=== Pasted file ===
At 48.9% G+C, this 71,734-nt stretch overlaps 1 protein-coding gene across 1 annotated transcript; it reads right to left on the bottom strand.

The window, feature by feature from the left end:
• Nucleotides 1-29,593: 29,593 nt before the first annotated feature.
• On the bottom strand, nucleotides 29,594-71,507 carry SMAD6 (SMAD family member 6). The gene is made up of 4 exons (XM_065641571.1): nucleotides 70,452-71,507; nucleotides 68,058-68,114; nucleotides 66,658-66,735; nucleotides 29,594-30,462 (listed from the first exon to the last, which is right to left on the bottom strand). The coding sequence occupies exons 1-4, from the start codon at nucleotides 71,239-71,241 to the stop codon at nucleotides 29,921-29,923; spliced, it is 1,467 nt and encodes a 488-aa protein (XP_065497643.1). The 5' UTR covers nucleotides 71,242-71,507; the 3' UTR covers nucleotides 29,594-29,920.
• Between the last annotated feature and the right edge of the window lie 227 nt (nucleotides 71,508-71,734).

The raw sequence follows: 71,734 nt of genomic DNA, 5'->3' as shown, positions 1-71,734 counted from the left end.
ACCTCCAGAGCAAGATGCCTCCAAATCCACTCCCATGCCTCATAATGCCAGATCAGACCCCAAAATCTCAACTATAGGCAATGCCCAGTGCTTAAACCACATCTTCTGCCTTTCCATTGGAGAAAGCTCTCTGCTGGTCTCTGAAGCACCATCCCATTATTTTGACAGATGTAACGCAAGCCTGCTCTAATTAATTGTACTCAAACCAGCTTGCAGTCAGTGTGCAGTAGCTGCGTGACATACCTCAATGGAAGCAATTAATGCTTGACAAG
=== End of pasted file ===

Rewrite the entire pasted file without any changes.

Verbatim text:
At 48.9% G+C, this 71,734-nt stretch overlaps 1 protein-coding gene across 1 annotated transcript; it reads right to left on the bottom strand.

The window, feature by feature from the left end:
• Nucleotides 1-29,593: 29,593 nt before the first annotated feature.
• On the bottom strand, nucleotides 29,594-71,507 carry SMAD6 (SMAD family member 6). The gene is made up of 4 exons (XM_065641571.1): nucleotides 70,452-71,507; nucleotides 68,058-68,114; nucleotides 66,658-66,735; nucleotides 29,594-30,462 (listed from the first exon to the last, which is right to left on the bottom strand). The coding sequence occupies exons 1-4, from the start codon at nucleotides 71,239-71,241 to the stop codon at nucleotides 29,921-29,923; spliced, it is 1,467 nt and encodes a 488-aa protein (XP_065497643.1). The 5' UTR covers nucleotides 71,242-71,507; the 3' UTR covers nucleotides 29,594-29,920.
• Between the last annotated feature and the right edge of the window lie 227 nt (nucleotides 71,508-71,734).

The raw sequence follows: 71,734 nt of genomic DNA, 5'->3' as shown, positions 1-71,734 counted from the left end.
ACCTCCAGAGCAAGATGCCTCCAAATCCACTCCCATGCCTCATAATGCCAGATCAGACCCCAAAATCTCAACTATAGGCAATGCCCAGTGCTTAAACCACATCTTCTGCCTTTCCATTGGAGAAAGCTCTCTGCTGGTCTCTGAAGCACCATCCCATTATTTTGACAGATGTAACGCAAGCCTGCTCTAATTAATTGTACTCAAACCAGCTTGCAGTCAGTGTGCAGTAGCTGCGTGACATACCTCAATGGAAGCAATTAATGCTTGACAAG